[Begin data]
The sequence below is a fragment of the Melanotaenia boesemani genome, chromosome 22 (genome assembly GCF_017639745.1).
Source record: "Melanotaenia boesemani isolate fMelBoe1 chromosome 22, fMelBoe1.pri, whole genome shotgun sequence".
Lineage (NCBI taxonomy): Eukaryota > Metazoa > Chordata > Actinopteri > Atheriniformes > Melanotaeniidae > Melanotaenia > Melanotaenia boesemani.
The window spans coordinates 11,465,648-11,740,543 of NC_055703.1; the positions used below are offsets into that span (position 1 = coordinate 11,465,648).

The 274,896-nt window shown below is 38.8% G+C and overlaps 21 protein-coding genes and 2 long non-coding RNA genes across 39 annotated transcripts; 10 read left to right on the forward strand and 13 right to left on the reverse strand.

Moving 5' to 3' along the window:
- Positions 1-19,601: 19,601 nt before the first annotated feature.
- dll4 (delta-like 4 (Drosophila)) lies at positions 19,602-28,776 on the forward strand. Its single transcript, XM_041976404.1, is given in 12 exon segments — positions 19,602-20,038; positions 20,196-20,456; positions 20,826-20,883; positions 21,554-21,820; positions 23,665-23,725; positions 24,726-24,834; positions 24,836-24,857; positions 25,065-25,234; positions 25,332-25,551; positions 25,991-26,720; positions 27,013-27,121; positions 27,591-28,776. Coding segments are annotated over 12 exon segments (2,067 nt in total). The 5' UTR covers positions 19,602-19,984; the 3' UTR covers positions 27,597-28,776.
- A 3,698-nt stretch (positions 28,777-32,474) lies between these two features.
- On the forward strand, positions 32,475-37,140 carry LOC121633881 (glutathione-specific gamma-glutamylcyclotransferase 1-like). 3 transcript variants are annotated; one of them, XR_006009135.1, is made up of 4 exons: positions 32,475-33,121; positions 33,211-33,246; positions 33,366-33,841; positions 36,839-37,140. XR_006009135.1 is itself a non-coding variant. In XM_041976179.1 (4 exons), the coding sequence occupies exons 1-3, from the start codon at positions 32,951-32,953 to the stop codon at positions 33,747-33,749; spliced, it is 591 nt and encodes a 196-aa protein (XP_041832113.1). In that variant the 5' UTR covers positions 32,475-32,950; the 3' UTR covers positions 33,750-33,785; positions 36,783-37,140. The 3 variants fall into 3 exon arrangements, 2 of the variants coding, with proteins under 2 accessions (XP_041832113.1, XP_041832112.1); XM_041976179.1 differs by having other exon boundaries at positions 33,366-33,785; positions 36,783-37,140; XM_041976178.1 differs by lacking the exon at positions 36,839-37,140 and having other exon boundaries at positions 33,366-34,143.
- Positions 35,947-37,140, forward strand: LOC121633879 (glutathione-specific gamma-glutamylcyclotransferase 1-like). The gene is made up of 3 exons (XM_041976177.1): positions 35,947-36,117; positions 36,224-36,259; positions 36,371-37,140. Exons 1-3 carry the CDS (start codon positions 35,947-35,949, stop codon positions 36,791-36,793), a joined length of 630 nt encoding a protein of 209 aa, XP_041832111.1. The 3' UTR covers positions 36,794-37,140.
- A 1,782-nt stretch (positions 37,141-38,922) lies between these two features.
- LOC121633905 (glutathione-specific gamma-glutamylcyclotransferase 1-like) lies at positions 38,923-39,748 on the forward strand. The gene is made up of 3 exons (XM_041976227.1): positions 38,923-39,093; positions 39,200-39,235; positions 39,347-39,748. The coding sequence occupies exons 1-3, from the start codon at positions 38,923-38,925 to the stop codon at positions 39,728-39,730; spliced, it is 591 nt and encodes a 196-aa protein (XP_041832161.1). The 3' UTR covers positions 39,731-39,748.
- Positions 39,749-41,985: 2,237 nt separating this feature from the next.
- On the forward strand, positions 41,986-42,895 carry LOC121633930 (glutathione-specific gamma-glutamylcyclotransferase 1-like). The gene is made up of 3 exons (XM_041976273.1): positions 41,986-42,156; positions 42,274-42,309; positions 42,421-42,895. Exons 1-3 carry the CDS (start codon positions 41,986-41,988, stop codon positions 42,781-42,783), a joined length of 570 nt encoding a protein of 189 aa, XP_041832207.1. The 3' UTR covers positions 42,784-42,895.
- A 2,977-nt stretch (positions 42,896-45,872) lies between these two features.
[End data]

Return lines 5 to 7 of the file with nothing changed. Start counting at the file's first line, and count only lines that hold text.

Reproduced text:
The 274,896-nt window shown below is 38.8% G+C and overlaps 21 protein-coding genes and 2 long non-coding RNA genes across 39 annotated transcripts; 10 read left to right on the forward strand and 13 right to left on the reverse strand.

Moving 5' to 3' along the window:
- Positions 1-19,601: 19,601 nt before the first annotated feature.